Youth disorder project gains national respect
Dated: 30 Apr 2007
An initiative which took youngsters off the streets of Cramlington and led to a big drop in disorder has scooped a national award after being nominated by Northumbria Police.
The Scruffz project and its founder, Mick Harland, have received a RAFTA - Respect Award For Taking A Stand - at a national presentation event in Birmingham
The RAFTAS are given to people for their commitment, energy and courage in standing up to vandals, thugs and nuisance neighbours. Individuals and groups were nominated by the people who helped them to transform their communities, including the police, local authority, anti-social behaviour team, members of the community and other agencies.
The Scruffz scheme was set up in the wake of numerous complaints about youth disorder in Cramlington, which led to police and Blyth Valley Council imposing a dispersal order on the Brockwell Centre.
Although the order, imposed in 2005, had a huge impact on youth disorder at the centre, some felt this was just moving the large groups away without actually tackling the underlying issues. Most of the youths involved were not out to cause trouble, but had nowhere to go to meet up with friends and let their hair down.
The council asked local youngsters what they would like and early last year Scruffz was created, in conjunction with Mick Harland, a resident of Cramlington.
Operating with its own Youth Management Team, the project received funding from the local Crime and Disorder Reduction Partnership and was able to move into a facility at Northburn Sports Centre, Cramlington where a disco, canteen and a taxi service home was set up. It immediately proved a big hit and since then over 6,000 youths have attended, with up to 200 a week coming along.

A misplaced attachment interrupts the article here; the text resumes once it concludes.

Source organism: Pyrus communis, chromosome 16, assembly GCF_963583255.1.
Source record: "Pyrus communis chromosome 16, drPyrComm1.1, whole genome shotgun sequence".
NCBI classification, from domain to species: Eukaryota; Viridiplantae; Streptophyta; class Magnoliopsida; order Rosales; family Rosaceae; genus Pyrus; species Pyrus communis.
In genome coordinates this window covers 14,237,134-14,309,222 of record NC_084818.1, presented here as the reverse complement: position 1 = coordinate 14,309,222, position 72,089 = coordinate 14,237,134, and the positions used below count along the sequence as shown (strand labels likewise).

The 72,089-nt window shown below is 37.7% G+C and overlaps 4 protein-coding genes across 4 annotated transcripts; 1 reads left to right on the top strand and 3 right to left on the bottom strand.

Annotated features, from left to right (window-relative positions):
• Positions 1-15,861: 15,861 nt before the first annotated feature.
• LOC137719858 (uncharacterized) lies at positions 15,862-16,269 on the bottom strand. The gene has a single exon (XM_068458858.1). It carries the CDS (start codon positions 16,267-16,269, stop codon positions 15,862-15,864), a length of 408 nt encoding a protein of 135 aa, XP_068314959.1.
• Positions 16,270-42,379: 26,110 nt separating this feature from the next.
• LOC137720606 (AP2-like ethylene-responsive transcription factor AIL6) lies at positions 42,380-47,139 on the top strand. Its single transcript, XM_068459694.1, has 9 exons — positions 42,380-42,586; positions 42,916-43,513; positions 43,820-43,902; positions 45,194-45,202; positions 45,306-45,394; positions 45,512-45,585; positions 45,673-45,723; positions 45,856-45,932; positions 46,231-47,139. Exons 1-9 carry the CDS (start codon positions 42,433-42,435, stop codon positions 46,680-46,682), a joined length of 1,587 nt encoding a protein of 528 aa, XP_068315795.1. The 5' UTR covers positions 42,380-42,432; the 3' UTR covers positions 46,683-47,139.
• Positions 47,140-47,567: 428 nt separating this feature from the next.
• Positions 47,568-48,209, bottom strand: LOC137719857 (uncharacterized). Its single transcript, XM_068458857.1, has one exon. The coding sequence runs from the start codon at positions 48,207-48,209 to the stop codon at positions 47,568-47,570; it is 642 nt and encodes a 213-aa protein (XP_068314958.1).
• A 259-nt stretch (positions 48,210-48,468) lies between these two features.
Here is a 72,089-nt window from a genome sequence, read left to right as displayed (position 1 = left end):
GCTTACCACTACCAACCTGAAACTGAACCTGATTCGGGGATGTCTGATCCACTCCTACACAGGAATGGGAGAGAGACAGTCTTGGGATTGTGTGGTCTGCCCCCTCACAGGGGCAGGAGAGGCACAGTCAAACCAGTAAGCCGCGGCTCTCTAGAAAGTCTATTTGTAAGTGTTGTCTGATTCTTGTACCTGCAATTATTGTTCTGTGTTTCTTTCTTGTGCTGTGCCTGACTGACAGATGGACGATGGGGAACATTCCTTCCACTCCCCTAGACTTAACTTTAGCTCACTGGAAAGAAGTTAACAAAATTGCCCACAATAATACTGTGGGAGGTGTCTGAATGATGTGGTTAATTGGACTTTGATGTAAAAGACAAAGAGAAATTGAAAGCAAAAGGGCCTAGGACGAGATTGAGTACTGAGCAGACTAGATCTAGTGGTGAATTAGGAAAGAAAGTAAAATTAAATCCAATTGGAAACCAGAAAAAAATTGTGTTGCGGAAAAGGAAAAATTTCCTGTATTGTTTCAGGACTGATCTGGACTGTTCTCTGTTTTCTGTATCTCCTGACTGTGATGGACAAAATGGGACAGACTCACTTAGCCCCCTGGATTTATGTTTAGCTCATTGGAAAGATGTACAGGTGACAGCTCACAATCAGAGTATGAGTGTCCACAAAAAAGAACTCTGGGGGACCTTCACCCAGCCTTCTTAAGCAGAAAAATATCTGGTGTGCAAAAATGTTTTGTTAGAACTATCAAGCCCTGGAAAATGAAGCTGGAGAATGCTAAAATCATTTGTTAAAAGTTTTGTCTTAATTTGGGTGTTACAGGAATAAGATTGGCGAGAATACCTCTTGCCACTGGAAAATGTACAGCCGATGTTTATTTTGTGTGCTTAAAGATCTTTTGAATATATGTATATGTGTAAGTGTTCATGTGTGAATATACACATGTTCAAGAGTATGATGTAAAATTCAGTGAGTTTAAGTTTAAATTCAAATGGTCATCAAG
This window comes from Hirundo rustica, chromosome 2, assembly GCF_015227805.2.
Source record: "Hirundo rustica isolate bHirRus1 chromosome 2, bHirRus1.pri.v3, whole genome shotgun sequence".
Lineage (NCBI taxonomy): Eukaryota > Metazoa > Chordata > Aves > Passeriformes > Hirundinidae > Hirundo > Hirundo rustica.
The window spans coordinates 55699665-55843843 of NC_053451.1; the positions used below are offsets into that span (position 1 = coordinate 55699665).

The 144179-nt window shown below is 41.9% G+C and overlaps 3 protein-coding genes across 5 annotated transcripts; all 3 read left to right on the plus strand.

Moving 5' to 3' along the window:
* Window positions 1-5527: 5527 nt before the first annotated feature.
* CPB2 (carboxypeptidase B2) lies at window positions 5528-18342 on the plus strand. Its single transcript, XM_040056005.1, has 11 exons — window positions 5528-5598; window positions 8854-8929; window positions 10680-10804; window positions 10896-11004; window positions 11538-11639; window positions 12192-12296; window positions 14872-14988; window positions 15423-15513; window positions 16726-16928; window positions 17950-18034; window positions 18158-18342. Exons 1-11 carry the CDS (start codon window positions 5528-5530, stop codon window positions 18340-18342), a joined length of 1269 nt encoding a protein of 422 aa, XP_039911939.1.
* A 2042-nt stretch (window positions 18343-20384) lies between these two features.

Cramlington Neighbourhood Inspector Janice Hutton said: " The project has been a great success. It led to youth disorder calls decreasing and allowed officers to concentrate their efforts of tackling under age drinking, criminal damage and other anti-social behaviour, instead of just moving large groups of youngsters around.
" The calls to the Brockwell Centre and other shops have dropped and a second dispersal order was withdrawn due to the positive effect the project has had. The scheme ran a zero-tolerance rule using a breathalyser and anyone found under the influence was turned away at the door.
" The positive effect Scruffz has had is very clear and due to the hard work and desire of Mick Harland and the youth management team they have made Cramlington a safer environment to live due to them providing a safe, well policed youth provision which the youths can call their own."
Mr Harland's award was presented to him by the Government’s Co-ordinator for Respect, Louise Casey, who said: " Our RAFTAS award winners are truly ambassadors for the Respect drive.
" It is not easy to stand up to those doing wrong; the winners of these awards have been deservedly recognised for working with the police and local authorities to challenge the minority of people who think it is acceptable to intimidate, harass and blight our communities.
" They have cleaned up graffiti, set up residents groups, given evidence in court and organised activities for young people. They have proved, yet again, that determined members of the public are the most effective weapon in tackling, not tolerating, anti-social behaviour.
" They have shown commitment, drive and courage and are an inspiration to us all."
Mr Harland is currently looking for new premises to hold the Scruffz events. He can be contacted on 07736 180 715.